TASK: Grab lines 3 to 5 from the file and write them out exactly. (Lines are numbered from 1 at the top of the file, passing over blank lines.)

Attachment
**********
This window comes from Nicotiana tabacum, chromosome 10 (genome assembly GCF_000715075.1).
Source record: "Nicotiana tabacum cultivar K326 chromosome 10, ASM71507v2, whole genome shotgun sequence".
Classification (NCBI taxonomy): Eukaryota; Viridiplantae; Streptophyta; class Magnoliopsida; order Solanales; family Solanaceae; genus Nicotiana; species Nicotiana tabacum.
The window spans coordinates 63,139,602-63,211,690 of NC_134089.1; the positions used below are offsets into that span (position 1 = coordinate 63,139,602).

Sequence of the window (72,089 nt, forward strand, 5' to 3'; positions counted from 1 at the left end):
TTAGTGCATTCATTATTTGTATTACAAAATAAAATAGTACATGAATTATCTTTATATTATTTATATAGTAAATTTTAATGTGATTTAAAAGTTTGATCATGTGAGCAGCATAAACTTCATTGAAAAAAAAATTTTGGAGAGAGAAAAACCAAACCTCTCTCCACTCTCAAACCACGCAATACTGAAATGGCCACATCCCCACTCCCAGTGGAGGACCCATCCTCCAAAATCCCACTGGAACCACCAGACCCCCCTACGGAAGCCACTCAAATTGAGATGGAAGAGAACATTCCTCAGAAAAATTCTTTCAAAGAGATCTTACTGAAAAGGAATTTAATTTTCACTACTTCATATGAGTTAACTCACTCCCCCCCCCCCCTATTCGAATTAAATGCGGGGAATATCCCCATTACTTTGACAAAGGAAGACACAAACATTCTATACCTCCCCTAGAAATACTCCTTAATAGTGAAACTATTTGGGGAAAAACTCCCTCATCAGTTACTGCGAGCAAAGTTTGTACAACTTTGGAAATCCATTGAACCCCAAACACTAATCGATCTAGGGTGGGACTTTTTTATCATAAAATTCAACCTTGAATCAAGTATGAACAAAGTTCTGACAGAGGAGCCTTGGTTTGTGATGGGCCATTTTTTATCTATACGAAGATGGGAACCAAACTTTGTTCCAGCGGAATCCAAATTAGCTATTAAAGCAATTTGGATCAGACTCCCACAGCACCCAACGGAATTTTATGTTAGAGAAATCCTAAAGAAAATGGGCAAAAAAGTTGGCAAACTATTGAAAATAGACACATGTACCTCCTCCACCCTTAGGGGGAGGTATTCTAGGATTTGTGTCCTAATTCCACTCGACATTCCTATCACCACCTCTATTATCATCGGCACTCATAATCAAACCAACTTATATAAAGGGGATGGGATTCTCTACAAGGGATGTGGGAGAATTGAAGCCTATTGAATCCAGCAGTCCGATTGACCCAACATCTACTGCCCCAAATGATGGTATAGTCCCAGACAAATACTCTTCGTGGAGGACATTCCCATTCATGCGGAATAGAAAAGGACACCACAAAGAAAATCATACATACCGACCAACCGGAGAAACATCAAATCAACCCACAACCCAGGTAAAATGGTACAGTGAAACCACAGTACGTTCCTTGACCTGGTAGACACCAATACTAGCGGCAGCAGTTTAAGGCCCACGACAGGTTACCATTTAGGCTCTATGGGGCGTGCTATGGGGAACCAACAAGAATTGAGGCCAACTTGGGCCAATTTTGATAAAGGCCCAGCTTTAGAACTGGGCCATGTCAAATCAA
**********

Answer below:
Classification (NCBI taxonomy): Eukaryota; Viridiplantae; Streptophyta; class Magnoliopsida; order Solanales; family Solanaceae; genus Nicotiana; species Nicotiana tabacum.
The window spans coordinates 63,139,602-63,211,690 of NC_134089.1; the positions used below are offsets into that span (position 1 = coordinate 63,139,602).

Sequence of the window (72,089 nt, forward strand, 5' to 3'; positions counted from 1 at the left end):